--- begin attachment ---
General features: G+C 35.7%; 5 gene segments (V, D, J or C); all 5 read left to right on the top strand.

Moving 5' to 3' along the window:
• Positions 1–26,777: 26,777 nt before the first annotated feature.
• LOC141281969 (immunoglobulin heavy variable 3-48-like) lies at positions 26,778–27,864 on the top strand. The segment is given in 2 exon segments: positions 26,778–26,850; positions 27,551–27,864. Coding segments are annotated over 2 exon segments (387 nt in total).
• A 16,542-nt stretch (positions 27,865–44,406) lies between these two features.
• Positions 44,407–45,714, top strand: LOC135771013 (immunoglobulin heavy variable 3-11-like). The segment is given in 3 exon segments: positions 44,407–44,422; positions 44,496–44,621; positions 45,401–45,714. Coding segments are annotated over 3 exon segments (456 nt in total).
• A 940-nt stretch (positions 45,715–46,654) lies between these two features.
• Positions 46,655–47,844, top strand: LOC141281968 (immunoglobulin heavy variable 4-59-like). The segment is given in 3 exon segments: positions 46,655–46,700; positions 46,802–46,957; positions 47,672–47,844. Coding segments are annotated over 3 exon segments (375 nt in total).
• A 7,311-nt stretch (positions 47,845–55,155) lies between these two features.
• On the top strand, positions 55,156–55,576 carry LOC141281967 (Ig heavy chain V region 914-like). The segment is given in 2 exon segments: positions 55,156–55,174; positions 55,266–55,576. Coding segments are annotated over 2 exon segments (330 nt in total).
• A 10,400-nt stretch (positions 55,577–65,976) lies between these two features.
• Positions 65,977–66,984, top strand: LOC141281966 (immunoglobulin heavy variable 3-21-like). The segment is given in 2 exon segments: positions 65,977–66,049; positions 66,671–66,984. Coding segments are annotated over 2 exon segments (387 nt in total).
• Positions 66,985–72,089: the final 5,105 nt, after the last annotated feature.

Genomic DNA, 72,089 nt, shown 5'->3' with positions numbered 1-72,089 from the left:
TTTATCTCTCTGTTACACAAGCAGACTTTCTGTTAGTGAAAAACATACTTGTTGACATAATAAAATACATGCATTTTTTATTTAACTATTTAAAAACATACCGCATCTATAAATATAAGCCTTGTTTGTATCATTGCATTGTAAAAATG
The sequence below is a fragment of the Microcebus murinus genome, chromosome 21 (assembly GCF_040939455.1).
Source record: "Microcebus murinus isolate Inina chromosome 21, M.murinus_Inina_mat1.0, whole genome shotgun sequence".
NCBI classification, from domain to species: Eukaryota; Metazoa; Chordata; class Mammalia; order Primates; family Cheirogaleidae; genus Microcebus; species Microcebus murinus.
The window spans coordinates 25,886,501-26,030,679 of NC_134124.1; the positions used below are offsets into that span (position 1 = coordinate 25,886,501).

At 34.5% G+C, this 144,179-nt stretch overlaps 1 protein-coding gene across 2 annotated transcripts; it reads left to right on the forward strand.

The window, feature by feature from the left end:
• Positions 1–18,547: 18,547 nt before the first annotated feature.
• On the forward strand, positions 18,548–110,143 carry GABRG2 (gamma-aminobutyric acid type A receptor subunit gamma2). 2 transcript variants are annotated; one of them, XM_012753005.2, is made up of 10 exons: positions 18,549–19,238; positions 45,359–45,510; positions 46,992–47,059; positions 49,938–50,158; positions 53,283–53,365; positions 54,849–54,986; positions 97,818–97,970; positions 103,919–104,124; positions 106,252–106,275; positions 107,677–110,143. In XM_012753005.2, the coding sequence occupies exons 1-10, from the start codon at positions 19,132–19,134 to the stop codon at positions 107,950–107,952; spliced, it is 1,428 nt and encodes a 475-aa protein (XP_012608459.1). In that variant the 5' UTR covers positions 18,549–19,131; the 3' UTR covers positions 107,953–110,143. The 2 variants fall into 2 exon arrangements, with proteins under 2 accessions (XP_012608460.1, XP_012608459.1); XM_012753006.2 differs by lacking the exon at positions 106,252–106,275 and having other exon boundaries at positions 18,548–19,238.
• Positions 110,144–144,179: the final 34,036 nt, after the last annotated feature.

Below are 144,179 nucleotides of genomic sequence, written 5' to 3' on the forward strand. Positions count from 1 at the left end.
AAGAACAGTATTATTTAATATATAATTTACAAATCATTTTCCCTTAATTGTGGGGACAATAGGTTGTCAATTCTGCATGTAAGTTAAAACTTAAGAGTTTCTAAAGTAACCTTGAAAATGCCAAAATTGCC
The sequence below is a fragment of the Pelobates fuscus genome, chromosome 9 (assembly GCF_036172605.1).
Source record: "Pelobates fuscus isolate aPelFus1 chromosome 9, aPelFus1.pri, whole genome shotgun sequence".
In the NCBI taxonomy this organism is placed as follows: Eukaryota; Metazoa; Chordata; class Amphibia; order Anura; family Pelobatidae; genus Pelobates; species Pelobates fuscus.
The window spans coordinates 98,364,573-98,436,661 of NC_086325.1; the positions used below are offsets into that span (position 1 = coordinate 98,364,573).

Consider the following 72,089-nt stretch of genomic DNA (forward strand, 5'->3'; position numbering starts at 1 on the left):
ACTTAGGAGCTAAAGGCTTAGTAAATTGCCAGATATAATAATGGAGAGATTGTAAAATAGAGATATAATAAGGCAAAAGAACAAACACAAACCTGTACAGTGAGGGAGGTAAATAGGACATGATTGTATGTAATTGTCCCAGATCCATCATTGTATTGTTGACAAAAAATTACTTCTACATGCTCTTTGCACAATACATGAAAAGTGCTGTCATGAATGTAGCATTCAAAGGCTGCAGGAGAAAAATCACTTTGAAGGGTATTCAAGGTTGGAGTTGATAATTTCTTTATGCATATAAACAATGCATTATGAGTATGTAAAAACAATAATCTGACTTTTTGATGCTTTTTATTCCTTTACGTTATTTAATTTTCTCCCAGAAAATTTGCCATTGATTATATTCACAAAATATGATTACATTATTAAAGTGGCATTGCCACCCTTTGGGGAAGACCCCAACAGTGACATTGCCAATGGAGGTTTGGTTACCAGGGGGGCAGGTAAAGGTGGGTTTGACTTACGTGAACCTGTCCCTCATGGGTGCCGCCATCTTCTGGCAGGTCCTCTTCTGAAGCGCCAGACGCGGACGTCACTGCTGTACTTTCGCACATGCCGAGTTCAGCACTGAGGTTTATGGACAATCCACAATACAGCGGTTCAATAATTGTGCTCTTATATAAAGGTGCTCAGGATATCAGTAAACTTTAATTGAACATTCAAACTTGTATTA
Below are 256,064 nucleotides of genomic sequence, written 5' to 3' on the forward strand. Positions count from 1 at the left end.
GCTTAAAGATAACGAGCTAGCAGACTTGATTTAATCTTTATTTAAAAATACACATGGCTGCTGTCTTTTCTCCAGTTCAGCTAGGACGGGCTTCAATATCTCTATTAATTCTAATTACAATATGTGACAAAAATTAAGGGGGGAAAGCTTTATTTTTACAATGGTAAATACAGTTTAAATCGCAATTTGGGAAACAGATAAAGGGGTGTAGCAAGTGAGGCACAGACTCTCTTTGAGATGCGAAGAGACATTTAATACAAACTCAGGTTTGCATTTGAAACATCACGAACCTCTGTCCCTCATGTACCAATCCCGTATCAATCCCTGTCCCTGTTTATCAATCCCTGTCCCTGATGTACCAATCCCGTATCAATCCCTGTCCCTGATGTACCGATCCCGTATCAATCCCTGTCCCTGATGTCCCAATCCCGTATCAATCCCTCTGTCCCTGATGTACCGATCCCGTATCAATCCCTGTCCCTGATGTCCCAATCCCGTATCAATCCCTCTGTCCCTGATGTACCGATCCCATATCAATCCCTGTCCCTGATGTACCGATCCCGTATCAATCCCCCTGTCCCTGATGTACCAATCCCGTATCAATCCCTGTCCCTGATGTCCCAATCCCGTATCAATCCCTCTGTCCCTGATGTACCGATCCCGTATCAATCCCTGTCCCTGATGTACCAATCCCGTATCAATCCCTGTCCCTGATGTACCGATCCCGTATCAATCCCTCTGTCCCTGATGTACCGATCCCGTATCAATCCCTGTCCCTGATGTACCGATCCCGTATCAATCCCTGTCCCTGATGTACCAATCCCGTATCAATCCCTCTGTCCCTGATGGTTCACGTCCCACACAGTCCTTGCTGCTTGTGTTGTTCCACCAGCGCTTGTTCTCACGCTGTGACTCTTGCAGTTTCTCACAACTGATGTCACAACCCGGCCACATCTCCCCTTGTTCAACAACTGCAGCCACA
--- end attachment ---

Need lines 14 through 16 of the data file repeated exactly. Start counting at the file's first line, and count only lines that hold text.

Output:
Genomic DNA, 72,089 nt, shown 5'->3' with positions numbered 1-72,089 from the left:
TTTATCTCTCTGTTACACAAGCAGACTTTCTGTTAGTGAAAAACATACTTGTTGACATAATAAAATACATGCATTTTTTATTTAACTATTTAAAAACATACCGCATCTATAAATATAAGCCTTGTTTGTATCATTGCATTGTAAAAATG
The sequence below is a fragment of the Microcebus murinus genome, chromosome 21 (assembly GCF_040939455.1).